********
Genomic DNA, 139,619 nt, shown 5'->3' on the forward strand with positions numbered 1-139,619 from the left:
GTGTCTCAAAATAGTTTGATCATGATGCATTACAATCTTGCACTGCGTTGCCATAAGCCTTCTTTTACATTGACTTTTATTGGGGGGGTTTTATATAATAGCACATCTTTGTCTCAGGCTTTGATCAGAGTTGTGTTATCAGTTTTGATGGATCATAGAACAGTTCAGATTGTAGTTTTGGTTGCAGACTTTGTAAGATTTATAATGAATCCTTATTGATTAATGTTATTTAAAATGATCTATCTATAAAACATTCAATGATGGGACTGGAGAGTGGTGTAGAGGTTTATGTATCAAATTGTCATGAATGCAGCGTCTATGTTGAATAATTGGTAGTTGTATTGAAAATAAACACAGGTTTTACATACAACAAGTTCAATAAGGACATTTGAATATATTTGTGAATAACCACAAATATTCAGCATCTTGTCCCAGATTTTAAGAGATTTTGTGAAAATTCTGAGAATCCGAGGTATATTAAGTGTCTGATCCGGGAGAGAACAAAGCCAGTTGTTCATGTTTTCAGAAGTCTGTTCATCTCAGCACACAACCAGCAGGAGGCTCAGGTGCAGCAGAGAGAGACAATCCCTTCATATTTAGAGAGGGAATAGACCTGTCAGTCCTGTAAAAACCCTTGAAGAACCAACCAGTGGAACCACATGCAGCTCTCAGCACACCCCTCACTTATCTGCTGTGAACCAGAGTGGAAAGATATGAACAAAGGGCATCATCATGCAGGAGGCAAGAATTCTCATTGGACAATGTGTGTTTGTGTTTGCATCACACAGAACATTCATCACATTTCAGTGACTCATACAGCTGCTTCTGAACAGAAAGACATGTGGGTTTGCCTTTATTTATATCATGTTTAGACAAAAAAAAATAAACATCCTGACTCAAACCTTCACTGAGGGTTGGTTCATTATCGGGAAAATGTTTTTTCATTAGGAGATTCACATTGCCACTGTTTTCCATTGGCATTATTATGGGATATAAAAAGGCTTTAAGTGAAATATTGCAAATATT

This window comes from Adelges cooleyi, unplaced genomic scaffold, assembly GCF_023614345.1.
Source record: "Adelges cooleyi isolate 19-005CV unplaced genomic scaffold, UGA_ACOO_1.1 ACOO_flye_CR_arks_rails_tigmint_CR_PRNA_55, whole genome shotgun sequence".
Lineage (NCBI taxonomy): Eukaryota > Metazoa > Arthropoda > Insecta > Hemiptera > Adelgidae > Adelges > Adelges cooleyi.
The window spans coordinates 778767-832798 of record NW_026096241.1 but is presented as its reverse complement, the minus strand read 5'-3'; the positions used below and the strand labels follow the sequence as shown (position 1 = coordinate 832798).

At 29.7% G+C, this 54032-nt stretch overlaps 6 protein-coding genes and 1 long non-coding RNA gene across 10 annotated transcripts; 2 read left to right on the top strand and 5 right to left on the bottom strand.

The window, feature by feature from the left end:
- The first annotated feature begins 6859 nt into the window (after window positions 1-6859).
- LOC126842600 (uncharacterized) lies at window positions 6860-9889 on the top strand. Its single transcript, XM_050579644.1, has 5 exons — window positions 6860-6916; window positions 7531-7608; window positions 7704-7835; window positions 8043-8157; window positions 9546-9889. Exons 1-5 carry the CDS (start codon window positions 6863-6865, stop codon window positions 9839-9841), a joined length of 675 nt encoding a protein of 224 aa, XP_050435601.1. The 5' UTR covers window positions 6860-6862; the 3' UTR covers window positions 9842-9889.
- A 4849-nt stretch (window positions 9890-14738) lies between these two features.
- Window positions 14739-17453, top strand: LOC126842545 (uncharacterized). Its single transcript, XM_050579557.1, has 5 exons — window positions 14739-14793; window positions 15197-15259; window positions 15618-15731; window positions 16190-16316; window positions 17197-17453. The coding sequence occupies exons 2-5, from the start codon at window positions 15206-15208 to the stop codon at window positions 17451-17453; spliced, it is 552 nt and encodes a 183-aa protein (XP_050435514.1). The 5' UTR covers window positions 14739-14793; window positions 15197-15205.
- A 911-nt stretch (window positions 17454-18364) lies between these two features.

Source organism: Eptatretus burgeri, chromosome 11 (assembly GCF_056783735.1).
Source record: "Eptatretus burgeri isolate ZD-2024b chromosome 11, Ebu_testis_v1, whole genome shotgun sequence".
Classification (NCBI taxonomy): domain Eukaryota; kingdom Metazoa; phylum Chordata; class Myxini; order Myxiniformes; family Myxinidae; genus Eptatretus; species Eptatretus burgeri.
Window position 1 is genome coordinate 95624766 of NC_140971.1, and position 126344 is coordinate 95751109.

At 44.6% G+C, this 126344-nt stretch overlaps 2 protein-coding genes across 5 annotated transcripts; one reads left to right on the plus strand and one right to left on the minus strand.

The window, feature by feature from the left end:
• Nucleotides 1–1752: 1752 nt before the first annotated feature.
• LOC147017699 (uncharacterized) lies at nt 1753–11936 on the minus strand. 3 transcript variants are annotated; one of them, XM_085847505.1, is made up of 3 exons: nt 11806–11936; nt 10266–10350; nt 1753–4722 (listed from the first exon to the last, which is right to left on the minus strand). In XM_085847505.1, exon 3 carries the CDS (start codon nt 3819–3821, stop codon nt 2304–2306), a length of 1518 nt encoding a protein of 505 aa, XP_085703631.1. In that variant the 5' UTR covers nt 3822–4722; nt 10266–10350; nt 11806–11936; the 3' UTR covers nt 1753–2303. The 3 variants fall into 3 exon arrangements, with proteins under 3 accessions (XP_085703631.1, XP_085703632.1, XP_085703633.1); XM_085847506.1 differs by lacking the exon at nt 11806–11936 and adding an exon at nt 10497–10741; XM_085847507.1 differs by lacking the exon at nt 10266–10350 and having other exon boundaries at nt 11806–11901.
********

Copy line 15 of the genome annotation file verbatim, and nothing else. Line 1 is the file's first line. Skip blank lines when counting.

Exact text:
Source record: "Eptatretus burgeri isolate ZD-2024b chromosome 11, Ebu_testis_v1, whole genome shotgun sequence".